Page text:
On Tuesday, Jensen testified about the laptop that Hunter Biden left behind at a Delaware repair shop and never retrieved. She said the laptop contained “evidence of addiction.” 

She read aloud Hunter Biden’s text messages that used coded language such as “baby powder” and “chore boy” to conceal his crack cocaine use as he appeared to be arranging to buy drugs in the months leading up to the gun purchase. 

The day after the gun purchase, she testified, Hunter Biden sent a message to Hallie Biden about “waiting for a dealer named Mookie.” The next day, he sent another to her that said, “I was sleeping on a car smoking crack on 4th Street and Rodney.” 

Jensen also testified that bank statements showed Hunter Biden withdrawing more than $151,000 in cash between September 2018 and November 2018. He made cash withdrawals on all but four days in October, the month he purchased the gun. He withdrew $5,000 on Oct. 12, 2018, the day he bought the gun. 

Hunter Biden’s voice recordings

Prosecutors played audio recordings of Hunter Biden reading his memoir, “Beautiful Things” in which he detailed his drug use around the same time as the gun purchase. In one of the recordings, Hunter Biden said “I used my superpower, finding crack anytime, anywhere, less than a day after landing at LAX in the spring of 2018.”

During this reading of the audio recordings, Hunter Biden’s family reacted emotionally, including first lady Jill Biden. As they played the recordings, some of the jurors grimaced while Ashley Biden and Jill Biden reacted emotionally, with Melissa Cohen Biden offering support to the first lady and the first lady putting her arm around Ashley Biden’s shoulder. Ashley Biden eventually left the courtroom.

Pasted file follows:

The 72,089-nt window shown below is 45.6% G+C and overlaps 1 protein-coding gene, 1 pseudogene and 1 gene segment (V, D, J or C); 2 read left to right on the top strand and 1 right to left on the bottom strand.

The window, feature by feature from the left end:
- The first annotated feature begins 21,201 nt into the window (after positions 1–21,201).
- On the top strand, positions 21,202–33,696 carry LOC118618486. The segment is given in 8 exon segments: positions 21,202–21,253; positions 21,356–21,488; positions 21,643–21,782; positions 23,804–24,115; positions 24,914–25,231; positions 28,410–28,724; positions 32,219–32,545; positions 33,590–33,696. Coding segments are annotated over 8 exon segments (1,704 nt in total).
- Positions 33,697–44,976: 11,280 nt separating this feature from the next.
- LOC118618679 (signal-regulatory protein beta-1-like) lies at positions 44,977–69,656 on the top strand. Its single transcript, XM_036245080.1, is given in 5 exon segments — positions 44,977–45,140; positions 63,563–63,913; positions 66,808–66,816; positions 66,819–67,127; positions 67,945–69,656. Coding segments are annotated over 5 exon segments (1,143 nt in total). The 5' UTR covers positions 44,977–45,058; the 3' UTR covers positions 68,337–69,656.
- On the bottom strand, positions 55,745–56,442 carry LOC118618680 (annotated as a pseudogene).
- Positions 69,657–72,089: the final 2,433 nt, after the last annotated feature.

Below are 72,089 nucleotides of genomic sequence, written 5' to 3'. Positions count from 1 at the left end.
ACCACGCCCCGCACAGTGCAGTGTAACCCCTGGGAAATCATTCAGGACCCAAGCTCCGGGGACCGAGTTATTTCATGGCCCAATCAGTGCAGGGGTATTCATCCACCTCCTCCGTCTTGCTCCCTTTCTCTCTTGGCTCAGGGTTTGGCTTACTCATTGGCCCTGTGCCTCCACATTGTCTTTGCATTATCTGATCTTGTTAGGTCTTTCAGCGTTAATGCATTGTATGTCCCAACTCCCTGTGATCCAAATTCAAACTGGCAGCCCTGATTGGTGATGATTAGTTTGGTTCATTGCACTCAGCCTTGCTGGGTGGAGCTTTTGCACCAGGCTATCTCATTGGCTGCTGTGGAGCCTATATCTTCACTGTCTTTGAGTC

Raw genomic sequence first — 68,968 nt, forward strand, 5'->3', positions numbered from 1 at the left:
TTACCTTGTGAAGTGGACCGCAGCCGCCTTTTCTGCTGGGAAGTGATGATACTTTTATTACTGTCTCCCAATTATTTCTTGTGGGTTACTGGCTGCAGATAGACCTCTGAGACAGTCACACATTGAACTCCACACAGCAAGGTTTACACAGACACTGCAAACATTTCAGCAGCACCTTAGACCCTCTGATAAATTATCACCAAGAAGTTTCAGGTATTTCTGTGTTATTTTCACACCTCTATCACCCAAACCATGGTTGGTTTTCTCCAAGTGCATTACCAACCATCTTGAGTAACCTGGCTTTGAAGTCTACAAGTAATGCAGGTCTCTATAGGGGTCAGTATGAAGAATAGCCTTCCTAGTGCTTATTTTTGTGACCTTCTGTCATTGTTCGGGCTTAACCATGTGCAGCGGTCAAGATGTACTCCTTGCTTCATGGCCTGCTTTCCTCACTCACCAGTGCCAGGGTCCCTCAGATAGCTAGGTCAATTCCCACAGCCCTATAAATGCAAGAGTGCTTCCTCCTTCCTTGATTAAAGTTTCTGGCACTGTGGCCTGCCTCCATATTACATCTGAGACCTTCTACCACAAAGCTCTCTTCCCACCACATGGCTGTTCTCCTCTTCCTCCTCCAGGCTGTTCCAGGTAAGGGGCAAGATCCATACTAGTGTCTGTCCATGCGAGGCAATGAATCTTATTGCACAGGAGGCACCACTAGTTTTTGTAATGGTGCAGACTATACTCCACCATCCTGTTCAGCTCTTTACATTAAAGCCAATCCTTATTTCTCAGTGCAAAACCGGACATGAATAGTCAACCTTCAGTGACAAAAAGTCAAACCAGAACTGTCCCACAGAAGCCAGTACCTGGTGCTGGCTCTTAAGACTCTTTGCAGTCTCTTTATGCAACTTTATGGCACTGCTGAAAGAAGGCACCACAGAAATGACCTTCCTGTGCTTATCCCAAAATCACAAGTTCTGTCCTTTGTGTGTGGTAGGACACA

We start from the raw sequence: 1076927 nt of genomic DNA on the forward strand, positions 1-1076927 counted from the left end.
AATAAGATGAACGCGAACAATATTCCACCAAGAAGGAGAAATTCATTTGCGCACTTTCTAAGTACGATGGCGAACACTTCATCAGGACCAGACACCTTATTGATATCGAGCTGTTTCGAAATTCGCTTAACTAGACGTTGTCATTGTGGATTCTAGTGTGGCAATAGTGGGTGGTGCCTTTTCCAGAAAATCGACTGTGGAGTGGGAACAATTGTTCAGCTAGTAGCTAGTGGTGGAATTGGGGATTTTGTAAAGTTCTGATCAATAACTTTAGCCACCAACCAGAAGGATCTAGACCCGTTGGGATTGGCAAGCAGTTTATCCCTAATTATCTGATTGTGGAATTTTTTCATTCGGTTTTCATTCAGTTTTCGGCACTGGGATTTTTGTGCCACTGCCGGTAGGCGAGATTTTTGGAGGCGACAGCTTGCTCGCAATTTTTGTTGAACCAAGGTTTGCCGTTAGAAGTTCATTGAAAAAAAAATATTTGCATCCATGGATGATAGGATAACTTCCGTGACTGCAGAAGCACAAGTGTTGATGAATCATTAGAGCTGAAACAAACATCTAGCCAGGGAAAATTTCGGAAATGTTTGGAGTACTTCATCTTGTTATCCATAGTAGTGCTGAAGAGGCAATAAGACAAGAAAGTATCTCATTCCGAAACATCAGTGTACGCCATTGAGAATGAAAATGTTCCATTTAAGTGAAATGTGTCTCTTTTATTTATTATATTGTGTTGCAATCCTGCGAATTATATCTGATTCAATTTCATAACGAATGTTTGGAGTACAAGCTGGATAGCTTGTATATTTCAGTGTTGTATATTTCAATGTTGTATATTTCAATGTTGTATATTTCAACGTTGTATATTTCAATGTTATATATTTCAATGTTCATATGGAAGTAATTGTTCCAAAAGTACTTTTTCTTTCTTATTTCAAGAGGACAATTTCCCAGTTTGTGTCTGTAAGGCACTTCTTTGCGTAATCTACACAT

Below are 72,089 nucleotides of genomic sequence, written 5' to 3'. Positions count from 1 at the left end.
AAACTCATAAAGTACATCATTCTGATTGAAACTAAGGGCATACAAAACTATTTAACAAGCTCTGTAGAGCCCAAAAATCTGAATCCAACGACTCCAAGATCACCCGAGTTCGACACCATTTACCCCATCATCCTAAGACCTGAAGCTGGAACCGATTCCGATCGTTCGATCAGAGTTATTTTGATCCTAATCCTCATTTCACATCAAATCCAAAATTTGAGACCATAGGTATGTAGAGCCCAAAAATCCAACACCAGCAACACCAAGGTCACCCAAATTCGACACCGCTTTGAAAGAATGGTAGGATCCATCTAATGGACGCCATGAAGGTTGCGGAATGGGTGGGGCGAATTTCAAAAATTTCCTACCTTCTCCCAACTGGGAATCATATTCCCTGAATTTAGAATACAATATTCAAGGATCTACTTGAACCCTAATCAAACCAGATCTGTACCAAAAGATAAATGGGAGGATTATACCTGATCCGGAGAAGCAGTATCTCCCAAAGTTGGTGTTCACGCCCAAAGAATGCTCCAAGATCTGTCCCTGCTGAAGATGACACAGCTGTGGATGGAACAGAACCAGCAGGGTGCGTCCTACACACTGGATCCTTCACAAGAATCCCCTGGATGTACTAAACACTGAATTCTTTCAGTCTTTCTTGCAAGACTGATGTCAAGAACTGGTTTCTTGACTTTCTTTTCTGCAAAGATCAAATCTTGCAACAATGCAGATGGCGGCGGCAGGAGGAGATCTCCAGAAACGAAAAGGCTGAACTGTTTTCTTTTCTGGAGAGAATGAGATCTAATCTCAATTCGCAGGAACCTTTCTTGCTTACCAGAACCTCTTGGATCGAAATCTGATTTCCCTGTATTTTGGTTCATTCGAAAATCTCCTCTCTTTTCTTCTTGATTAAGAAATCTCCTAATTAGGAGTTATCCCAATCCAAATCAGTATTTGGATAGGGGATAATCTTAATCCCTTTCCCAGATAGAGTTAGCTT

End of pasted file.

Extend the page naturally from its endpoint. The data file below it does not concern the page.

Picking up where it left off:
Hunter Biden Gun Trial Continues In Delaware
Hunter Biden, son of U.S. President Joe Biden, joined by his his wife Melissa Cohen Biden, arrive to the J. Caleb Boggs Federal Building on June 05, 2024 in Wilmington, Delaware.  Anna Moneymaker / Getty Images

Charges against Hunter Biden

In the three-count indictment, the president’s son is charged with making false statements on a federal gun form about his drug use, certifying he was not a user of or addicted to any controlled substance during a period when prosecutors allege he was addicted to crack cocaine. Hunter Biden purchased a Colt Cobra .38 Special revolver, and it remained in his possession for 11 days before it was discarded in an outdoor receptacle by Hallie Biden, his romantic partner at the time. 

The president’s son faces up to 25 years in prison and $750,000 in fines if convicted on all counts.

Separately, he faces nine federal tax charges in the central district of California in a second indictment brought by Weiss’ office where federal prosecutors allege Hunter Biden engaged in a “four-year scheme” to avoid paying at least $1.4 million in federal taxes. References to the tax charges are not admissible in his gun trial in Delaware. He has pleaded not guilty to those charges.